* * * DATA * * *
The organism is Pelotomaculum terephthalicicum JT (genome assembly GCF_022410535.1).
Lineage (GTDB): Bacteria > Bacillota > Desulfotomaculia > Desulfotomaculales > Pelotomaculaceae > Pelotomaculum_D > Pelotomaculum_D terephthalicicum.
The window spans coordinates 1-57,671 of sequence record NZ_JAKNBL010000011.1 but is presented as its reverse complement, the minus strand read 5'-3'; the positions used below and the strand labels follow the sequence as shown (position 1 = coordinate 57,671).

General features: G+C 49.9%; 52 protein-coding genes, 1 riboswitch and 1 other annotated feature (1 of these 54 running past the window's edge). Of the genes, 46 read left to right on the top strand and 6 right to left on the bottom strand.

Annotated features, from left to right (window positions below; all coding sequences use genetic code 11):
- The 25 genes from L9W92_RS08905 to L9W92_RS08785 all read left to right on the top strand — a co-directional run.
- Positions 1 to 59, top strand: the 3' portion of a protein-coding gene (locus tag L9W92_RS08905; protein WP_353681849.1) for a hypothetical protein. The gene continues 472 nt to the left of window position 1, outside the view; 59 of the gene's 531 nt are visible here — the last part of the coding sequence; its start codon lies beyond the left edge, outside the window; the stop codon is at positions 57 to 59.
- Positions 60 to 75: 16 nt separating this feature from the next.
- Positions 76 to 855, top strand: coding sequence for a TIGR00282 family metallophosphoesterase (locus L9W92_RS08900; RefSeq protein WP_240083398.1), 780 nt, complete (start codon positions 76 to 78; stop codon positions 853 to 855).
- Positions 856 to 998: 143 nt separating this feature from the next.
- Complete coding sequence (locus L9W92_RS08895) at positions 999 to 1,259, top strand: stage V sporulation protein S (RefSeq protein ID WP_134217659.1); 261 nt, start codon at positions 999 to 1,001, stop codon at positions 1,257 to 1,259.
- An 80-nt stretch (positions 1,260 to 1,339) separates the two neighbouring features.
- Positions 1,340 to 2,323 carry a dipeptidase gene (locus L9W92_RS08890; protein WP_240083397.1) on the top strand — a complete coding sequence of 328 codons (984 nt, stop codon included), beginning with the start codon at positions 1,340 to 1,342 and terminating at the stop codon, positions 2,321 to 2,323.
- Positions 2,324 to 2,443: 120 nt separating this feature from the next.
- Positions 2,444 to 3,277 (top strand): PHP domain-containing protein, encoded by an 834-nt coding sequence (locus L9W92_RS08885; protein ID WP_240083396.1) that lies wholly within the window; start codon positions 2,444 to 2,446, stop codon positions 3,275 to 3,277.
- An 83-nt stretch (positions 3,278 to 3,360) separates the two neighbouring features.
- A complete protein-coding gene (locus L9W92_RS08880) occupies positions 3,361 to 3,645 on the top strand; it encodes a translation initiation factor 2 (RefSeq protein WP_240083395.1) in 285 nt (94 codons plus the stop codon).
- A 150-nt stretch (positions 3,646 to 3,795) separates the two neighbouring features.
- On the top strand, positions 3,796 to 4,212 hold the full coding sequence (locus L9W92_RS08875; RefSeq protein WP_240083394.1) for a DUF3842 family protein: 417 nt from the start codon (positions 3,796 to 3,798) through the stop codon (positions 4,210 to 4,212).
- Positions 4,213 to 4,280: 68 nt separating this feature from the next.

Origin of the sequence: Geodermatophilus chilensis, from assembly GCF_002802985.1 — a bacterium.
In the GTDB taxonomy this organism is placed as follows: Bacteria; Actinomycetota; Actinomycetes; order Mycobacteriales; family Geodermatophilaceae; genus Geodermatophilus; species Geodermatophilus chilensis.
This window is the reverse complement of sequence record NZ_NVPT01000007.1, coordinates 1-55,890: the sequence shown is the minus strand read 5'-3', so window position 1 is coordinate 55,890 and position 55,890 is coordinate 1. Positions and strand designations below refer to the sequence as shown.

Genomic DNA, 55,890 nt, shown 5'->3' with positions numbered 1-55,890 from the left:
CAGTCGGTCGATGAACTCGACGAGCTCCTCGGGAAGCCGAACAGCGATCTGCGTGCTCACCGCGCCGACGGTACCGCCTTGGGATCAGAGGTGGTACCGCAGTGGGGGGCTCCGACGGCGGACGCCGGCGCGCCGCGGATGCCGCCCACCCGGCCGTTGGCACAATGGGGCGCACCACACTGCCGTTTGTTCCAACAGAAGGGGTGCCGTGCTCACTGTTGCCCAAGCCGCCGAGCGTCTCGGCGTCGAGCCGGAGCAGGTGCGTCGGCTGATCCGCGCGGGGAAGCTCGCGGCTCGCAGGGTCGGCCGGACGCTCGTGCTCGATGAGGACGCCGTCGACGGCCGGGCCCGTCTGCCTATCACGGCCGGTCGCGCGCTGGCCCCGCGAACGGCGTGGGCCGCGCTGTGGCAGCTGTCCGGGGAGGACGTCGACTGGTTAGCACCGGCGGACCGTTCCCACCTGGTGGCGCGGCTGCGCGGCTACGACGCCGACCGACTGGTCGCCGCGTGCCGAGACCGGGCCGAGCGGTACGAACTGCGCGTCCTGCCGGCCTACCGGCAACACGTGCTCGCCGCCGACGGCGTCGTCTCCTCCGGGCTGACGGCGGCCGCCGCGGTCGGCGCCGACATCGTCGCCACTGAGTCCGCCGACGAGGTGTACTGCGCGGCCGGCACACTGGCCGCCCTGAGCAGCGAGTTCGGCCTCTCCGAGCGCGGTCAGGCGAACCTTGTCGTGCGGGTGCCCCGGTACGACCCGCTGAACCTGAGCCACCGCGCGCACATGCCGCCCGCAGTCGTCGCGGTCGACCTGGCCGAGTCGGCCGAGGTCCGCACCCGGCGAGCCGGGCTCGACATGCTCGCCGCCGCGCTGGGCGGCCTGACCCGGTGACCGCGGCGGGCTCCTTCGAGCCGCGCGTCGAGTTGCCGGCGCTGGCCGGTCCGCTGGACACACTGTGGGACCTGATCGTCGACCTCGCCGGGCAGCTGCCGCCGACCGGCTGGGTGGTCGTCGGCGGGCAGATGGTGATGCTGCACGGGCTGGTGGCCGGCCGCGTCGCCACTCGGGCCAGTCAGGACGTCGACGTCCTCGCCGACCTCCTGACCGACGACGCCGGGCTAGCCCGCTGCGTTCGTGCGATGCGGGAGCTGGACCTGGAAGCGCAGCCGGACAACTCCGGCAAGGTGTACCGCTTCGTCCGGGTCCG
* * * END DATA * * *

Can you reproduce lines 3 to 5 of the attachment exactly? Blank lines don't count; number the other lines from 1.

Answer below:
The window spans coordinates 1-57,671 of sequence record NZ_JAKNBL010000011.1 but is presented as its reverse complement, the minus strand read 5'-3'; the positions used below and the strand labels follow the sequence as shown (position 1 = coordinate 57,671).

General features: G+C 49.9%; 52 protein-coding genes, 1 riboswitch and 1 other annotated feature (1 of these 54 running past the window's edge). Of the genes, 46 read left to right on the top strand and 6 right to left on the bottom strand.

Annotated features, from left to right (window positions below; all coding sequences use genetic code 11):